American consumers were confronted with the highest retail gas prices in history over the Memorial Day weekend as the national average for a gallon of regular reached $4.62 per gallon, according to AAA. While most of the reasons are well known, fuel price spikes are painful for households and inevitably give rise to a persistent but false belief that big oil companies are somehow manipulating prices at the pump. The reality is that numerous market factors determine prices, none of which involve a conspiracy to gouge consumers.
To begin, let's examine the structure of the U.S. motor fuel industry. While a small number of large companies dominate, there are 9,000 independent oil producers in the United States, each of which, including the majors, sells crude oil into a global market at the prevailing price. There are also 145,000 gas stations in the country that independently set pump prices based on the wholesale cost of gasoline plus local competitive factors. Only 1% of all gas stations are owned by oil producers; most are independent businesses operating under a licensing agreement.
The largest factor in determining fuel prices is the cost of crude oil. Oil makes up 59% of the U.S. pump price, the rest being taxes, refining and distribution costs, and retailer profits. Over the long run, say one year or more, retail fuel prices move consistently with fluctuations in crude oil. In fact, as shown in the accompanying chart, gas moves in concert with oil but not as much in either direction. Over the past 10 years on average, a 10% rise in oil has produced about a 5% hike in gasoline. If oil companies had the ability to manipulate prices, they would have done a much better job.
In the short run, the correlations are less obvious. In fact, one factor that contributes to the misapprehension of price gouging is the well-documented tendency for gas prices to rise faster than they fall in relation to oil. Economists refer to this phenomenon as "asymmetric price adjustment" and attribute most of it to the behavior of drivers. When confronted with rapidly rising gas prices, consumers become more diligent in price shopping, increasing competition among stations and reducing the variation among retailers. The average price quickly adjusts upward to find equilibrium. Furthermore, drivers tend to refill more frequently to avoid expected increases, artificially increasing demand and driving prices even higher.
On the back side as oil prices fall, drivers are less incented to shop if they see a drop in price at the corner station, reducing competition as consumers leave money on the table. This increases variability among retailers and allows retail prices to retreat more slowly. The pattern is so well known that in 1991 economist R. W. Bacon dubbed it "rockets and feathers." Prices appear to rise like a rocket but descend like a feather. Over time, the correlation with crude prices inevitably returns.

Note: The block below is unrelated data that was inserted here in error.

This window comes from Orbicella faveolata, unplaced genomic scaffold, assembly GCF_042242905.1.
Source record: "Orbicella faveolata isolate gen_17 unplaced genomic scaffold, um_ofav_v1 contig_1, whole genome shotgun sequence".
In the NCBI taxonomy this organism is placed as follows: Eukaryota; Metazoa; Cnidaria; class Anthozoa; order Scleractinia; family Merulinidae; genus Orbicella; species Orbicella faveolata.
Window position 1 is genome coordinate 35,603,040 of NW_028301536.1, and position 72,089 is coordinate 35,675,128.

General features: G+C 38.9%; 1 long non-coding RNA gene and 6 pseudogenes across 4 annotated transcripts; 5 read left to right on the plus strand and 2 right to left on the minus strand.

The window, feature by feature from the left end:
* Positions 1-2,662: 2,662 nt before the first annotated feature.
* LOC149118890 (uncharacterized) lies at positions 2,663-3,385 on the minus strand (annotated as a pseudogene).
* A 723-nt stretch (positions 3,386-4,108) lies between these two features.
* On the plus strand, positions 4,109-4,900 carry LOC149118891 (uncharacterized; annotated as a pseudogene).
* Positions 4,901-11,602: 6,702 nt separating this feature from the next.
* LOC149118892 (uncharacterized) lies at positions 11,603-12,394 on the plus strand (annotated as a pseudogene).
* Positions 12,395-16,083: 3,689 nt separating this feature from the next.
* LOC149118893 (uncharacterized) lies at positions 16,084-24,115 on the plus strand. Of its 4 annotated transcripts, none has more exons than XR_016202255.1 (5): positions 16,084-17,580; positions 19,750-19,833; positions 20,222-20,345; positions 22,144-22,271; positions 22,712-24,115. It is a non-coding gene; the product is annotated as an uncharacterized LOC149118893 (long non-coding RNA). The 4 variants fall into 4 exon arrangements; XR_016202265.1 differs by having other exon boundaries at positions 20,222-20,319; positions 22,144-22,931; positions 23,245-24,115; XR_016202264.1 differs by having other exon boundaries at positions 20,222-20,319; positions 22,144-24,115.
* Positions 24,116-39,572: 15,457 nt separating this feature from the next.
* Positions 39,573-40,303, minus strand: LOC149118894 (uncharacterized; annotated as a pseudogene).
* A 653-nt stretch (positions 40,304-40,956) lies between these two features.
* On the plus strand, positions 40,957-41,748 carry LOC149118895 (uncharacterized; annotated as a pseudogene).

Some in Congress are proposing legislation to address a non-existent issue. As with every cycle of energy price surges, some members point to surging profits of major oil companies as evidence that families are being deliberately squeezed. ExxonMobil, for example, reported record profits of $23 billion in 2021 and announced $10 billion in share buybacks. Critics fail to note Exxon's $22 billion loss in 2020 or how cyclical the oil industry has historically been. The company's earnings are a function of higher demand for oil resulting in more barrels sold, combined with higher prices yielding more dollars per barrel. By comparison, Apple's fiscal 2021 profit of $95 billion and its net profit margin three times larger than Exxon's has failed to produce demands for relief from smartphone price gouging. Economist Larry Summers, who served in senior posts during the Clinton and Obama Administrations, told Bloomberg that such legislation was "dangerous nonsense" and sardonically compared it to the 2020 discussion of injecting disinfectants to fight the COVID-19 virus.
One additional but entirely predictable factor is feeding consumers' suspicion: seasonal variation. Each year, refiners shut down in the spring to reformulate their gasoline to meet various states' environmental regulations. Summer blends must be less volatile to minimize evaporation and reduce tailpipe emissions in hot weather and are more costly. Notwithstanding the price of oil, fuel prices rise through spring until Memorial Day, stabilize during summer before peaking around Labor Day, then recede to previous levels in the fall. This summer reformulation coincides with the peak driving season. Meanwhile, damage to refineries from the hurricane season has not been fully repaired. And to top it off, several aging U.S. refineries were shuttered during COVID with no immediate replacement plans on the board.
It's easy to feel like we're being taken advantage of when prices rise. The facts say otherwise, although that may not help much while the gas pump is flowing.
Christopher A. Hopkins is a chartered financial analyst and co-founder of Apogee Wealth Partners.